The defect he hates most is the “QuickTime Pro nag screen.” It’s the nag screen choices that bug me; I’m happy to hit “No” every time as the cost of my free player but “No” is not an option. Even after years of clicking I will still sometimes hit “Why Go Pro.” Now that makes me crazy.
Lessig: Why your broadband sucks
I do very much enjoy Larry Lessig. In Wired, after noting that the US ranks 13th in broadband deployment, he asks what almost $1 billion spent on lobbying state lawmakers gets you:
Governor Ed Rendell signed into law a bill prohibiting the Reds in local government from offering free Wi-Fi throughout their municipalities. The action came after Philadelphia, where more than 50 percent of neighborhoods don’t have access to broadband, embarked on a $10 million wireless Internet project. City leaders had stepped in where the free market had failed. Of course, it’s a slippery slope from free Internet access to Karl Marx. So Rendell, the telecom industry’s latest toady, even while exempting the City of Brotherly Love, acted to spare Pennsylvania from this grave threat to its economic freedom.Let’s hope this is just the first step. For if you look closely, you’ll see the communist menace has infiltrated governments everywhere. Ever notice those free photons as you walk the city at night? Ever think about the poor streetlamp companies, run out of business because municipalities deigned to do completely what private industry would do only incompletely? Or think about the scandal of public roads: How many tollbooth workers have lost their jobs because we no longer (since about the 18th century) fund all roads through private enterprise? Municipal buses compete with private taxis. City police departments hamper the growth at Pinkerton’s (now Securitas). It’s a national scandal.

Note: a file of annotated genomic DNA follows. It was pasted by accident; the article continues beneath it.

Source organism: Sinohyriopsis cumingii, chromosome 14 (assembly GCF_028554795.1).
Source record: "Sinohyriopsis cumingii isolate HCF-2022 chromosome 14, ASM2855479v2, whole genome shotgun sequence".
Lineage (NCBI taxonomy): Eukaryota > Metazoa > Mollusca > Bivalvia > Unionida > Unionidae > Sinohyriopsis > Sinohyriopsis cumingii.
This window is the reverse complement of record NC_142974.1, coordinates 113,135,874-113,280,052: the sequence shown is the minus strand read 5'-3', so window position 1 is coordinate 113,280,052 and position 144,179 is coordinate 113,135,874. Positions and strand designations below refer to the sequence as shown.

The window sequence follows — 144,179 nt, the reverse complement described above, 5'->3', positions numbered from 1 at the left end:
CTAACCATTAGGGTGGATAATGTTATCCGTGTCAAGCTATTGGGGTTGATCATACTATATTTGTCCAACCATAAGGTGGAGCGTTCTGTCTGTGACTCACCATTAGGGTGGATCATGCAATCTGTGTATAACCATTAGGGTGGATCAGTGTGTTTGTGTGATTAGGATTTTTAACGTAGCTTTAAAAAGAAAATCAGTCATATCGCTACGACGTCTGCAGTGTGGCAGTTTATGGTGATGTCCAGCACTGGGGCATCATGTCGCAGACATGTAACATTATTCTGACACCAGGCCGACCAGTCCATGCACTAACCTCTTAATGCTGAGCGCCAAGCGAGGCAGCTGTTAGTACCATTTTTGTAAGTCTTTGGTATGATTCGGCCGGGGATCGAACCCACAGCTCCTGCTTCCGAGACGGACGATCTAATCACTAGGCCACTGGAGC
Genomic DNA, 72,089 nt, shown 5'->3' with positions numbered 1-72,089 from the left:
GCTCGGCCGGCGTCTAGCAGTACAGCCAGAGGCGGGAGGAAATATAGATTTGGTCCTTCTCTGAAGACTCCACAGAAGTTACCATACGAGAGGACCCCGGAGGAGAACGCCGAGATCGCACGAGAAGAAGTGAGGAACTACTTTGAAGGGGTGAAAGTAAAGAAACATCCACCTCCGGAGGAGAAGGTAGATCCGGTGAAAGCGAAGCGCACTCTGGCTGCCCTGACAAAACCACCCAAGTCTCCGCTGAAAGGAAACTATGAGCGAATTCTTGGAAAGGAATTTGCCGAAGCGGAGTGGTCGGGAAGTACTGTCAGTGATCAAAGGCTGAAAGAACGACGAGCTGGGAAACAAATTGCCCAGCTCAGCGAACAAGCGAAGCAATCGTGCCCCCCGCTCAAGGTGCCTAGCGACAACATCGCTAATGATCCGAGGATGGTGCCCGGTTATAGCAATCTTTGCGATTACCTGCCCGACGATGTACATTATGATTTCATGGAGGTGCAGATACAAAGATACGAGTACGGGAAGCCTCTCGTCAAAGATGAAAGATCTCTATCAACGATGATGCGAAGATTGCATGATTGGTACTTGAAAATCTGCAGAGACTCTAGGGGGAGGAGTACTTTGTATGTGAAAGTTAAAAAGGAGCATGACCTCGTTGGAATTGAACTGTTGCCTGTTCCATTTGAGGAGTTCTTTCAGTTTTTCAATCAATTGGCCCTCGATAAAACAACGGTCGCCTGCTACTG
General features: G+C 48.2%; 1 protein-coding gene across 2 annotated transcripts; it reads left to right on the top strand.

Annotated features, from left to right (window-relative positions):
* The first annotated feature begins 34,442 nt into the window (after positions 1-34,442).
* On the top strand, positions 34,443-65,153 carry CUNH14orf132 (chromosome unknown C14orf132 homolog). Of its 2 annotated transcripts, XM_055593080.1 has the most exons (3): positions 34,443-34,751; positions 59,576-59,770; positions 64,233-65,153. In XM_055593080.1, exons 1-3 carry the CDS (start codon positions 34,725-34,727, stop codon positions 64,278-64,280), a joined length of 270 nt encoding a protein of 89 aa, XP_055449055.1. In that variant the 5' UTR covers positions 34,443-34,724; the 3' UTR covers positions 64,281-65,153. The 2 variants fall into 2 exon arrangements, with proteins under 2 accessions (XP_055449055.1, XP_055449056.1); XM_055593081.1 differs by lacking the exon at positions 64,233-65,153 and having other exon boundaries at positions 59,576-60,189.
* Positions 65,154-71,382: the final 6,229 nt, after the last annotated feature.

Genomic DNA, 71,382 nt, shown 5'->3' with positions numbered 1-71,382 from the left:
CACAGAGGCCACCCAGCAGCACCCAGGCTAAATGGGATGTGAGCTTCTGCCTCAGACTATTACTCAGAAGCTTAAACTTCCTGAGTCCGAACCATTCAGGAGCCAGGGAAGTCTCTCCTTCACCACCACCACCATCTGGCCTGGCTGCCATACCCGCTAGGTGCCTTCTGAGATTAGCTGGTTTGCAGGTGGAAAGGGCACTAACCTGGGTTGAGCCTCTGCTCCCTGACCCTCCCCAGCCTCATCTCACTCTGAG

The column is now available, read by Lessig, via podcast.
Monday, February 21, 2005
I’m on hold with TiVo and reading PVRblog. Good stuff: a plasma mounted Mac Mini and now you can browse Flickr from your TiVo. (The latter precipitated my TiVo service call; the feature requires system 7, I’m still at system 4. Why?)
What got me blogging is the discussion of how to save TiVo. Om Malik says give away two million machines, stop marketing and make like Apple. PVRblog says no to the giveaway and no to no marketing but likes the Apple idea:
Apple’s turnaround was launched with the iMac and...the iMac was an attempt to make Apple’s accessible to any home user - i.e. the “3 steps” commercial. I could imagine something similar to this for a Series 3 TiVo with cable card support: “Step 1: plug into TV, Step 2: plug in cable card, Step 3: Jeff Goldblum laughing.”
Note to the uninitiated: TiVo’s are hard to install.
RESULTS OF MY SERVICE CALL: I will go directly from system 4 to system 7.1. To get system 5 I would have had to have a specific Series 2 model. There is no system 6. Go figure. For a “priority upgrade” I went to TiVo.com/priority and entered my service number (which I got through my TiVo.com account). I’ll be updated within 3 days.
UPDATE 2/22/05: Wow! Less than 12 hours. I got the update overnight.
Ian Hogben discovered that his HP laptop stores a whitelist of allowed Mini-PCI cards in its BIOS. If the WiFi card you buy isn’t on the whitelist, your laptop won’t boot. The anticompetitive implications for this are stunning: if you don’t go to HP on bent knee before shipping your cards, they’ll lock them out of their hardware and none of their customers will be able to use your card.
Friday, February 18, 2005
Everyone’s getting down on Google